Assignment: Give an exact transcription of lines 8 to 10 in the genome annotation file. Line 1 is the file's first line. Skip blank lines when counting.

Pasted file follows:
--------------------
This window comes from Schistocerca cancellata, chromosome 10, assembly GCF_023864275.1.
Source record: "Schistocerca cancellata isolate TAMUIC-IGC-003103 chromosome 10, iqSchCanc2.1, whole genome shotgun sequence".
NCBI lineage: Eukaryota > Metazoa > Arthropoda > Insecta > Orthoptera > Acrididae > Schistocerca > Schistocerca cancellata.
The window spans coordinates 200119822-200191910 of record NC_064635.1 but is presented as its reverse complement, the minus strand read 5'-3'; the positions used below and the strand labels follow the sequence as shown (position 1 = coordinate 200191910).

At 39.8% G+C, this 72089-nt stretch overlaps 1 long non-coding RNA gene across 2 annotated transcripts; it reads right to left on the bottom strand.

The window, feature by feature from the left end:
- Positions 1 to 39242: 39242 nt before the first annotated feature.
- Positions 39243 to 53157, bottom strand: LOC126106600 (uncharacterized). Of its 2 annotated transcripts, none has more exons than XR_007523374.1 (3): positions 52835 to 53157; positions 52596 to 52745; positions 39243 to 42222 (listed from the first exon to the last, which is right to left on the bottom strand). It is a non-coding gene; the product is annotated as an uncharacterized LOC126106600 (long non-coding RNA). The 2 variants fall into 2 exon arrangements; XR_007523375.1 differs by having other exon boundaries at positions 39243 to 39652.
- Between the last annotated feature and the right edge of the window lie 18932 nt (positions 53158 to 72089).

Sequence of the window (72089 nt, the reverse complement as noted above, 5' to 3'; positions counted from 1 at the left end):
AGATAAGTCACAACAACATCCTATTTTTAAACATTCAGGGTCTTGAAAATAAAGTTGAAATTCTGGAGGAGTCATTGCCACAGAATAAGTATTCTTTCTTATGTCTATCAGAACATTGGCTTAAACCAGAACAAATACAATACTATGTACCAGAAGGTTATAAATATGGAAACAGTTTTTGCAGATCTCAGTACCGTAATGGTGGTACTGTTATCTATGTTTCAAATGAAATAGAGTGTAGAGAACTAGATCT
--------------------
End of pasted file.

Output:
- Positions 39243 to 53157, bottom strand: LOC126106600 (uncharacterized). Of its 2 annotated transcripts, none has more exons than XR_007523374.1 (3): positions 52835 to 53157; positions 52596 to 52745; positions 39243 to 42222 (listed from the first exon to the last, which is right to left on the bottom strand). It is a non-coding gene; the product is annotated as an uncharacterized LOC126106600 (long non-coding RNA). The 2 variants fall into 2 exon arrangements; XR_007523375.1 differs by having other exon boundaries at positions 39243 to 39652.
- Between the last annotated feature and the right edge of the window lie 18932 nt (positions 53158 to 72089).

Sequence of the window (72089 nt, the reverse complement as noted above, 5' to 3'; positions counted from 1 at the left end):